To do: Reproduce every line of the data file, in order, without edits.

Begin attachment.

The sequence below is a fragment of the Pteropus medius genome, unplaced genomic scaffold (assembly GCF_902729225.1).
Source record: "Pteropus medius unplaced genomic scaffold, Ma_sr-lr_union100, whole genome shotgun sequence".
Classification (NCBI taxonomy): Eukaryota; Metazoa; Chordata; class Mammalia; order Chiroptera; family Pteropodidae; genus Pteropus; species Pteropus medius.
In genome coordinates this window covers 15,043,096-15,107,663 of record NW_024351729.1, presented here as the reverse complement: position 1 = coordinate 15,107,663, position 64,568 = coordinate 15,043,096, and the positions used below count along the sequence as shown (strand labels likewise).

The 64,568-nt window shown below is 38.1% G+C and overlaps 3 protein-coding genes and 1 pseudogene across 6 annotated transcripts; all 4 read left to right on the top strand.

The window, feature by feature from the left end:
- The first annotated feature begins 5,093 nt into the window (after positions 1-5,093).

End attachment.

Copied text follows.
The sequence below is a fragment of the Pteropus medius genome, unplaced genomic scaffold (assembly GCF_902729225.1).
Source record: "Pteropus medius unplaced genomic scaffold, Ma_sr-lr_union100, whole genome shotgun sequence".
Classification (NCBI taxonomy): Eukaryota; Metazoa; Chordata; class Mammalia; order Chiroptera; family Pteropodidae; genus Pteropus; species Pteropus medius.
In genome coordinates this window covers 15,043,096-15,107,663 of record NW_024351729.1, presented here as the reverse complement: position 1 = coordinate 15,107,663, position 64,568 = coordinate 15,043,096, and the positions used below count along the sequence as shown (strand labels likewise).

The 64,568-nt window shown below is 38.1% G+C and overlaps 3 protein-coding genes and 1 pseudogene across 6 annotated transcripts; all 4 read left to right on the top strand.

The window, feature by feature from the left end:
- The first annotated feature begins 5,093 nt into the window (after positions 1-5,093).